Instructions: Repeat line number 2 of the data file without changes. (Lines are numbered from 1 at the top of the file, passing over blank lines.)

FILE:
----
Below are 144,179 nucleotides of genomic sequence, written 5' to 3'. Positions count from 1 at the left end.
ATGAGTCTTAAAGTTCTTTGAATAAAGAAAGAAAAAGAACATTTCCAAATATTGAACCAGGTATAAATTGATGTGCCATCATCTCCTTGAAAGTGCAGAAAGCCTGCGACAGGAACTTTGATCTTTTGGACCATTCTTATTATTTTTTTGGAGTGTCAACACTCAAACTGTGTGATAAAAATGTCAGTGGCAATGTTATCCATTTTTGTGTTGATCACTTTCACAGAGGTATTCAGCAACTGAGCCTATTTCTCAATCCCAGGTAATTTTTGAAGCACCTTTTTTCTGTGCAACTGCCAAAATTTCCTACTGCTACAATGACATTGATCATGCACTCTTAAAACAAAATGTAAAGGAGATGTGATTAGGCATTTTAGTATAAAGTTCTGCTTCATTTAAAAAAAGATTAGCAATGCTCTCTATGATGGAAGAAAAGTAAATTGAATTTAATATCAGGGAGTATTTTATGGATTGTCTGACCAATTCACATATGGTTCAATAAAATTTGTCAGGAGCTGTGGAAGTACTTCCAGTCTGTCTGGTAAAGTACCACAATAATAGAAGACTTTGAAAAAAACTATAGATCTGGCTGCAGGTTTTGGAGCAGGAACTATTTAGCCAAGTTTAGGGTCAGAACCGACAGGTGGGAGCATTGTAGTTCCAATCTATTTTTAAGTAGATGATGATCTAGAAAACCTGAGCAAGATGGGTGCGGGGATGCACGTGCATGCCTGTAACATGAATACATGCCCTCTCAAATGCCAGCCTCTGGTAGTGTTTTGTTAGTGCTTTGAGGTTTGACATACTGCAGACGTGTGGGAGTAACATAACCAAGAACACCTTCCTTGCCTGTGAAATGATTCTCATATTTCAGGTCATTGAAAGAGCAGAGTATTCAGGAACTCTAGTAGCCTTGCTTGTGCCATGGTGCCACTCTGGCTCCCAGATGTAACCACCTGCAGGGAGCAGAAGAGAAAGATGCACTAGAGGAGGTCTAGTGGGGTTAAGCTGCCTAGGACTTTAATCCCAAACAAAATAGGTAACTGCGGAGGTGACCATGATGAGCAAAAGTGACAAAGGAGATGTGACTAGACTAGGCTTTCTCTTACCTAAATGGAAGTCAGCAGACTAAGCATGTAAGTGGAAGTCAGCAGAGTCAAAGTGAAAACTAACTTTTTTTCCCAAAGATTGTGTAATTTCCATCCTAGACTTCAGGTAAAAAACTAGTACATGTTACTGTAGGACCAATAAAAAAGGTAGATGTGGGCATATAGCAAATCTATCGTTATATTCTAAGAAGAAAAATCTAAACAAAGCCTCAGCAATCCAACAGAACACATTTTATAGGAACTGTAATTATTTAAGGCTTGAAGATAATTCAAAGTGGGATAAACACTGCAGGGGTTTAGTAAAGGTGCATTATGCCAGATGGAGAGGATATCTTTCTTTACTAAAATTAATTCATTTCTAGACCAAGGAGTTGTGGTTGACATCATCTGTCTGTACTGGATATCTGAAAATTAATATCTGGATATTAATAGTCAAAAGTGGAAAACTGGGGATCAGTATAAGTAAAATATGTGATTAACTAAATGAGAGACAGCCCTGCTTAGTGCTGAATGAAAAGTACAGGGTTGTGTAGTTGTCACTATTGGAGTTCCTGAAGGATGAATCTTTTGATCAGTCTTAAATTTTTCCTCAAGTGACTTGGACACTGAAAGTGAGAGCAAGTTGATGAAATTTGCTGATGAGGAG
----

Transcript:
ATGAGTCTTAAAGTTCTTTGAATAAAGAAAGAAAAAGAACATTTCCAAATATTGAACCAGGTATAAATTGATGTGCCATCATCTCCTTGAAAGTGCAGAAAGCCTGCGACAGGAACTTTGATCTTTTGGACCATTCTTATTATTTTTTTGGAGTGTCAACACTCAAACTGTGTGATAAAAATGTCAGTGGCAATGTTATCCATTTTTGTGTTGATCACTTTCACAGAGGTATTCAGCAACTGAGCCTATTTCTCAATCCCAGGTAATTTTTGAAGCACCTTTTTTCTGTGCAACTGCCAAAATTTCCTACTGCTACAATGACATTGATCATGCACTCTTAAAACAAAATGTAAAGGAGATGTGATTAGGCATTTTAGTATAAAGTTCTGCTTCATTTAAAAAAAGATTAGCAATGCTCTCTATGATGGAAGAAAAGTAAATTGAATTTAATATCAGGGAGTATTTTATGGATTGTCTGACCAATTCACATATGGTTCAATAAAATTTGTCAGGAGCTGTGGAAGTACTTCCAGTCTGTCTGGTAAAGTACCACAATAATAGAAGACTTTGAAAAAAACTATAGATCTGGCTGCAGGTTTTGGAGCAGGAACTATTTAGCCAAGTTTAGGGTCAGAACCGACAGGTGGGAGCATTGTAGTTCCAATCTATTTTTAAGTAGATGATGATCTAGAAAACCTGAGCAAGATGGGTGCGGGGATGCACGTGCATGCCTGTAACATGAATACATGCCCTCTCAAATGCCAGCCTCTGGTAGTGTTTTGTTAGTGCTTTGAGGTTTGACATACTGCAGACGTGTGGGAGTAACATAACCAAGAACACCTTCCTTGCCTGTGAAATGATTCTCATATTTCAGGTCATTGAAAGAGCAGAGTATTCAGGAACTCTAGTAGCCTTGCTTGTGCCATGGTGCCACTCTGGCTCCCAGATGTAACCACCTGCAGGGAGCAGAAGAGAAAGATGCACTAGAGGAGGTCTAGTGGGGTTAAGCTGCCTAGGACTTTAATCCCAAACAAAATAGGTAACTGCGGAGGTGACCATGATGAGCAAAAGTGACAAAGGAGATGTGACTAGACTAGGCTTTCTCTTACCTAAATGGAAGTCAGCAGACTAAGCATGTAAGTGGAAGTCAGCAGAGTCAAAGTGAAAACTAACTTTTTTTCCCAAAGATTGTGTAATTTCCATCCTAGACTTCAGGTAAAAAACTAGTACATGTTACTGTAGGACCAATAAAAAAGGTAGATGTGGGCATATAGCAAATCTATCGTTATATTCTAAGAAGAAAAATCTAAACAAAGCCTCAGCAATCCAACAGAACACATTTTATAGGAACTGTAATTATTTAAGGCTTGAAGATAATTCAAAGTGGGATAAACACTGCAGGGGTTTAGTAAAGGTGCATTATGCCAGATGGAGAGGATATCTTTCTTTACTAAAATTAATTCATTTCTAGACCAAGGAGTTGTGGTTGACATCATCTGTCTGTACTGGATATCTGAAAATTAATATCTGGATATTAATAGTCAAAAGTGGAAAACTGGGGATCAGTATAAGTAAAATATGTGATTAACTAAATGAGAGACAGCCCTGCTTAGTGCTGAATGAAAAGTACAGGGTTGTGTAGTTGTCACTATTGGAGTTCCTGAAGGATGAATCTTTTGATCAGTCTTAAATTTTTCCTCAAGTGACTTGGACACTGAAAGTGAGAGCAAGTTGATGAAATTTGCTGATGAGGAG